Friday, August 23, 2013

Back to School. . . and the end of an era, so to speak.

All three children started school this week.  That's right: three.  Honeybadger has descended upon the local church preschool and begun her educational reign of terror.  As usual, everybody loves it - loves their classmates and teachers and curriculum and the shine is still painfully bright on the school year. Meanwhile, I'm back in my own classroom - two sets of twenty students ready and willing to learn all of the glorious things I have to teach. 

It's the end of an era:  Honeybadger should be our last child - which means our last child has entered the preschool-to-high-school pipeline - thus allowing me small windows of freedom to do things I haven't had much time to do in oh, say, the past 10 years or so.

One of those things is writing, though I promised that last fall at this time.  In some ways I am writing more - I've begun a professional blogging gig. But my personal writing has suffered tremendously over the past 10 years.  I was reading an old friend's blog the other day - and she was talking about the trials and torments of being a writing mother and I was thinking of myself as a mother who used to write.  In many ways that is true and I'm not particularly impatient with it.  In some ways that writing part of me has been doing necessary things like keeping short people from licking the cat or eating paper.  And that's fine. 

But I'm surrounded by women who have managed to be mothers and still write and I'm very impressed with their ability to do so.  I want to be them. 

And so here I go - I'll start with reading a bit more.  Poetry. Fiction. What have you.  This month I started sort of easy with A J Jacobs's Drop Dead Healthy and Anthony Bourdain's The Bobby Gold Stories.  Next up will be some collection of poetry.  Or collections. Then a book of writing prompts - with a daily writing goal of one sort or another.  But also more reading.  I've spent a decade putting in little of substance - and my writing life is suffering for it!

Any suggestions?  What have you read lately? 

Tuesday, July 9, 2013

I have just a moment.

There is a two and a half year old hanging off my arm and screaming at the top of her lungs.  Summers are . . . long.

Sunday, July 7, 2013

Hidden. . . and not so hidden. . . treasures.

My father is an artist.  I grew to the smell of paints and drying canvasses and still reminisce with joy when I get a deep sniff of wet clay.  He was an art teacher for several years, and while he never said it to me in my childhood - it was always clear.  Art is everywhere.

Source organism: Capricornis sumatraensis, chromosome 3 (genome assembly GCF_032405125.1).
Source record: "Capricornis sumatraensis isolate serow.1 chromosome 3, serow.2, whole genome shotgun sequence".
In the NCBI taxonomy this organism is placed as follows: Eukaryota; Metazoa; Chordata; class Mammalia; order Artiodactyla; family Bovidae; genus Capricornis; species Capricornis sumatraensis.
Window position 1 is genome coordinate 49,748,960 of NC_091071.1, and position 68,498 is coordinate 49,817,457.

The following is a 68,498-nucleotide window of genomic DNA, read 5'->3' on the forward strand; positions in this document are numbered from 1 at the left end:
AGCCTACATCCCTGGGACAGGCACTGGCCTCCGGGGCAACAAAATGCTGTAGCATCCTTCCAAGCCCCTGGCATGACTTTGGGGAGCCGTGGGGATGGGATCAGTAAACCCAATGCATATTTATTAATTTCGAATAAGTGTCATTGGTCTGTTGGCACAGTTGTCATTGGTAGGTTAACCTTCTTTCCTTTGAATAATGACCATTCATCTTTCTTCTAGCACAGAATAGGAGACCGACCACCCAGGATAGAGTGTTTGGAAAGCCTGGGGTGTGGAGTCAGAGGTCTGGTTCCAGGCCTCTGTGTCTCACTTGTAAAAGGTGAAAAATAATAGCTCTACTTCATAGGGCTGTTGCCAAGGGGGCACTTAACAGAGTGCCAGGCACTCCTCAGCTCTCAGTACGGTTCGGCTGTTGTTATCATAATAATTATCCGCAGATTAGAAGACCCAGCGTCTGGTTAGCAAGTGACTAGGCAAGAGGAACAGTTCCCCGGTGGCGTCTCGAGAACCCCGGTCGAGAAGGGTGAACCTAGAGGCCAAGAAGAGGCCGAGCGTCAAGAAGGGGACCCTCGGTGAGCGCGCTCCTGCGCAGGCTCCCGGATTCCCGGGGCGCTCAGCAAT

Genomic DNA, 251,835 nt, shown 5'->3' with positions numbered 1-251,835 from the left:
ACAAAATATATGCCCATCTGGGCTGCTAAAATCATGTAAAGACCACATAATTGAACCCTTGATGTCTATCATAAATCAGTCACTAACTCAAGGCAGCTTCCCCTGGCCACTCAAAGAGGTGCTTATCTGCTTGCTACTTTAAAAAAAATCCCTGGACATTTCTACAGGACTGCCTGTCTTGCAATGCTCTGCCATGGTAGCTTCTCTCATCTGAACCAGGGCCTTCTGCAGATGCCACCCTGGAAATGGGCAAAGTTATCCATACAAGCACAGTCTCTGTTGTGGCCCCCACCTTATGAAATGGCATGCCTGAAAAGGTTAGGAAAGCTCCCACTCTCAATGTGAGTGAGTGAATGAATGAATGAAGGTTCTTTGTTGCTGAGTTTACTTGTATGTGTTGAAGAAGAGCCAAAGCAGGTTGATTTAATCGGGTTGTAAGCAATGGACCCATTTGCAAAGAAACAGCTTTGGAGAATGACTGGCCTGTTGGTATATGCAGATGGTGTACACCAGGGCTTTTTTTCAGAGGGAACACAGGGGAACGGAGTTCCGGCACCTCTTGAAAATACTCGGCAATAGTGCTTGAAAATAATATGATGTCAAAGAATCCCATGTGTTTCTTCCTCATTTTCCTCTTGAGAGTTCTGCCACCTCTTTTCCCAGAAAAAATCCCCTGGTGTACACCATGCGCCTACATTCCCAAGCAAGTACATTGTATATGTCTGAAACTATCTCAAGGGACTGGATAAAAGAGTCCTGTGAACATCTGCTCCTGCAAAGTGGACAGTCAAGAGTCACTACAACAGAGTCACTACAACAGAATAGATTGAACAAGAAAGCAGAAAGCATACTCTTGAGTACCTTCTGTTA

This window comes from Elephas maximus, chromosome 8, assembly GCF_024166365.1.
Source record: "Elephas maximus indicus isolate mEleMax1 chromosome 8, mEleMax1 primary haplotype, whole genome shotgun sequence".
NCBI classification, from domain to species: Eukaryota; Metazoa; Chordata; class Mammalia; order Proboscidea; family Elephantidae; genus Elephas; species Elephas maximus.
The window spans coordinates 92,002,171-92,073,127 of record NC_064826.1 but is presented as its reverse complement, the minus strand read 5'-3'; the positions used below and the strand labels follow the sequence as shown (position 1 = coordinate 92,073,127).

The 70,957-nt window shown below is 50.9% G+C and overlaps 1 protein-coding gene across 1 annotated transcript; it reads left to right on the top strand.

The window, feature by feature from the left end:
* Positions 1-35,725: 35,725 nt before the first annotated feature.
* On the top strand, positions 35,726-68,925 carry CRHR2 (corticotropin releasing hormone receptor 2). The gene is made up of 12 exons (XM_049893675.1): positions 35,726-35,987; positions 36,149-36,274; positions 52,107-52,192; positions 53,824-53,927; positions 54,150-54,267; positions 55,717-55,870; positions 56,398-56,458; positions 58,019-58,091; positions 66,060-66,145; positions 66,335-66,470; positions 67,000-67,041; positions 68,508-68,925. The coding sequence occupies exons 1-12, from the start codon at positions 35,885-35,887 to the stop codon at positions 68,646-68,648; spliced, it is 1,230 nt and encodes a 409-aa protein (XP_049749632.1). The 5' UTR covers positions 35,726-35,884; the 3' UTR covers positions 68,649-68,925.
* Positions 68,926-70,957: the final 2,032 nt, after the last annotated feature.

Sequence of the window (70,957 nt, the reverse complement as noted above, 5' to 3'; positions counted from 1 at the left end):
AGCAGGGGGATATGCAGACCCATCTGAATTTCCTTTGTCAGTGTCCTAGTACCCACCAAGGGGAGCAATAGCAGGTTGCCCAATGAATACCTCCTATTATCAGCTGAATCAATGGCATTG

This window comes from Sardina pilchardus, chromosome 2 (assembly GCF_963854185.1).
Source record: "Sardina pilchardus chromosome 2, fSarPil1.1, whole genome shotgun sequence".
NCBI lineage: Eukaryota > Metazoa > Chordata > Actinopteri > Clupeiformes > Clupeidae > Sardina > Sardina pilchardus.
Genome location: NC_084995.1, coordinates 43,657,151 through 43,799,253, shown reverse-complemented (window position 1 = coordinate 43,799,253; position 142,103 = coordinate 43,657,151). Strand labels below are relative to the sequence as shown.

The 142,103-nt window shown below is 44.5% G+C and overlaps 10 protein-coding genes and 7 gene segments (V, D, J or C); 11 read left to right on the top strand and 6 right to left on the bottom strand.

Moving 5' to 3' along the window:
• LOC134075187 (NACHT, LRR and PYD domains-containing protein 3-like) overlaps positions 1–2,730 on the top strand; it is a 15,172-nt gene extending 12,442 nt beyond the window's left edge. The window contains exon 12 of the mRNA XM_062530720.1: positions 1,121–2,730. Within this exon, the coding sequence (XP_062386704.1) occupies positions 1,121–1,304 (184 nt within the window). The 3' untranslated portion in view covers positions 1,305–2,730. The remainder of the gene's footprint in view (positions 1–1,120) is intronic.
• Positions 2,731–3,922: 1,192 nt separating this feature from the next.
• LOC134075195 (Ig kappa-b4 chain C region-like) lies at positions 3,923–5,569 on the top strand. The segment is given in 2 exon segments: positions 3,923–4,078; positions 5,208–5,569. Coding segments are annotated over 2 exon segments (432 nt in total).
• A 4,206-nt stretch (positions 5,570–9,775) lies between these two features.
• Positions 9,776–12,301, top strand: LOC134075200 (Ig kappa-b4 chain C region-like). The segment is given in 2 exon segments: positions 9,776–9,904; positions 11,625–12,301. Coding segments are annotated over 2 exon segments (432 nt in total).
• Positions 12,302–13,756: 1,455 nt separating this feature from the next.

When we moved to our neighborhood several years ago, I was struck by the high number of public art projects I saw dotting our routine landscape.  Just a few weeks ago, I found a map from our local Park & Rec center and decided to take the family out and try to find them all.  First, it gives us something to do and fills our days which - as any stay at home parent knows of the summer - can sometimes be difficult.  Second, it takes us to neighborhoods we haven't necessarily seen before.  Most importantly though, it's gotten everyone in the habit of looking - for - and AT - the art and we're learning fascinating things.  The scuplture above, for example, just looks like boots from the street, but contains this sweet little surprise behind it.  Another sculpture at a park we frequent moves, rotates, and dances with the wind - something we've never before noticed.
Now they're finding art wherever we go.  That is the two youngest.  The older child peers up over the spine of her latest Harry Potter (don't ask which one, there's a new one every few days), raises an eyebrow, and says "Oh, yeah, great" in her best teenager sass. But they're looking - and we're hiking and exploring - and grateful to live in a neighborhood that supports such things!  Once we've finished this list, we'll move on to a larger one that represents the metropolitan area nearby. It's definitely a great way to spend some time together - even if my eldest doesn't yet appreciate it.

Monday, May 6, 2013

Bloggers block

I'm stuck.

I mean, I've been stuck before.  What to write about.  There's so much - honestly - a universe of things to write about and yet, clearly, something is making me hold back a bit.  I think I'm a bit lost in blogland.

Honeybadger, The Budge, and Monkeymoo are good - happy even.  They continue to be unbelievably exhausting works of awesomeness, for sure, but overall they are good.  I've had a mental reset and gotten to a place where my work is satisfying.  Spring is here.  Overall, I'd say things are pretty good on a variety of fronts.

Except the writing front.  What's in the hopper?  Gosh, I don't know.  Stuff about parenting. Stuff about writing. Stuff about books I've read and books I plan to read.  Requisite geek movie and Denver Comic Con recaps.  It's such a confusing mish mash of topics, I wonder why anyone might stop to read, and as I tell my students: one must consider, always, the almighty reader.

So, almighty reader. . . what do you want me to write about?  Let me know - I aim to please!

Thursday, February 14, 2013

There is no frigate like a book. . .